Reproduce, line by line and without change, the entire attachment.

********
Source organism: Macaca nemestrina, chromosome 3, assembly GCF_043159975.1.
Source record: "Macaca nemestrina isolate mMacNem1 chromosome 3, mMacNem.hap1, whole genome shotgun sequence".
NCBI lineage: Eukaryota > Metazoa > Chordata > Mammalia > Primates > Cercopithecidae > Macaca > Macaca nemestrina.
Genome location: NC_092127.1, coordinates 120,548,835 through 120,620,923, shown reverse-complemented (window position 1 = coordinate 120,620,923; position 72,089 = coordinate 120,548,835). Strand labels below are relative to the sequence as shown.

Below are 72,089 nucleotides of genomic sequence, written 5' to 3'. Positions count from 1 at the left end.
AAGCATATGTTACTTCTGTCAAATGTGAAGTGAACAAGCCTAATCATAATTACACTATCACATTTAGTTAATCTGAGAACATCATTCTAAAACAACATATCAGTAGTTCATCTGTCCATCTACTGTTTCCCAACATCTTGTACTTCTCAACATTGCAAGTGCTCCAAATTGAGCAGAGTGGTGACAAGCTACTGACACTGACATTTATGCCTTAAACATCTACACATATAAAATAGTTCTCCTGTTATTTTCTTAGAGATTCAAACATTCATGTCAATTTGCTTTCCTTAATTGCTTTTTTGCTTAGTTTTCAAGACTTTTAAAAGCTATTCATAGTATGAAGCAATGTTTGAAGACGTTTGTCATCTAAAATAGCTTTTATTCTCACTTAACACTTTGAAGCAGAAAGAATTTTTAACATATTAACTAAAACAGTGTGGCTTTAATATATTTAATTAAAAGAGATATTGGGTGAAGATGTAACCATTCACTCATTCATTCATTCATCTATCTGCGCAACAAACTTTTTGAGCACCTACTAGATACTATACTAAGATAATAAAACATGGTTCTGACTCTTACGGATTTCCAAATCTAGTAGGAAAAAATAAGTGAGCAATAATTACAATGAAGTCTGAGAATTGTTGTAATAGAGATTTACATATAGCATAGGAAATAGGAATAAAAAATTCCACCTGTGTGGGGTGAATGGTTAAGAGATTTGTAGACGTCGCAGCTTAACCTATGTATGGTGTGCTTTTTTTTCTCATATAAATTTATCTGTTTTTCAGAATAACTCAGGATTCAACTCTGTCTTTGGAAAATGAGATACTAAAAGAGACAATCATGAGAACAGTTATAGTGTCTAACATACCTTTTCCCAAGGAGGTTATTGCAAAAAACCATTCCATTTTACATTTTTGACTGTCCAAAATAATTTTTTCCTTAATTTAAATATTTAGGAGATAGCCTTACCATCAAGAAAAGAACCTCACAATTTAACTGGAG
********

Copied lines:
Source organism: Macaca nemestrina, chromosome 3, assembly GCF_043159975.1.
Source record: "Macaca nemestrina isolate mMacNem1 chromosome 3, mMacNem.hap1, whole genome shotgun sequence".
NCBI lineage: Eukaryota > Metazoa > Chordata > Mammalia > Primates > Cercopithecidae > Macaca > Macaca nemestrina.
Genome location: NC_092127.1, coordinates 120,548,835 through 120,620,923, shown reverse-complemented (window position 1 = coordinate 120,620,923; position 72,089 = coordinate 120,548,835). Strand labels below are relative to the sequence as shown.

Below are 72,089 nucleotides of genomic sequence, written 5' to 3'. Positions count from 1 at the left end.
AAGCATATGTTACTTCTGTCAAATGTGAAGTGAACAAGCCTAATCATAATTACACTATCACATTTAGTTAATCTGAGAACATCATTCTAAAACAACATATCAGTAGTTCATCTGTCCATCTACTGTTTCCCAACATCTTGTACTTCTCAACATTGCAAGTGCTCCAAATTGAGCAGAGTGGTGACAAGCTACTGACACTGACATTTATGCCTTAAACATCTACACATATAAAATAGTTCTCCTGTTATTTTCTTAGAGATTCAAACATTCATGTCAATTTGCTTTCCTTAATTGCTTTTTTGCTTAGTTTTCAAGACTTTTAAAAGCTATTCATAGTATGAAGCAATGTTTGAAGACGTTTGTCATCTAAAATAGCTTTTATTCTCACTTAACACTTTGAAGCAGAAAGAATTTTTAACATATTAACTAAAACAGTGTGGCTTTAATATATTTAATTAAAAGAGATATTGGGTGAAGATGTAACCATTCACTCATTCATTCATTCATCTATCTGCGCAACAAACTTTTTGAGCACCTACTAGATACTATACTAAGATAATAAAACATGGTTCTGACTCTTACGGATTTCCAAATCTAGTAGGAAAAAATAAGTGAGCAATAATTACAATGAAGTCTGAGAATTGTTGTAATAGAGATTTACATATAGCATAGGAAATAGGAATAAAAAATTCCACCTGTGTGGGGTGAATGGTTAAGAGATTTGTAGACGTCGCAGCTTAACCTATGTATGGTGTGCTTTTTTTTCTCATATAAATTTATCTGTTTTTCAGAATAACTCAGGATTCAACTCTGTCTTTGGAAAATGAGATACTAAAAGAGACAATCATGAGAACAGTTATAGTGTCTAACATACCTTTTCCCAAGGAGGTTATTGCAAAAAACCATTCCATTTTACATTTTTGACTGTCCAAAATAATTTTTTCCTTAATTTAAATATTTAGGAGATAGCCTTACCATCAAGAAAAGAACCTCACAATTTAACTGGAG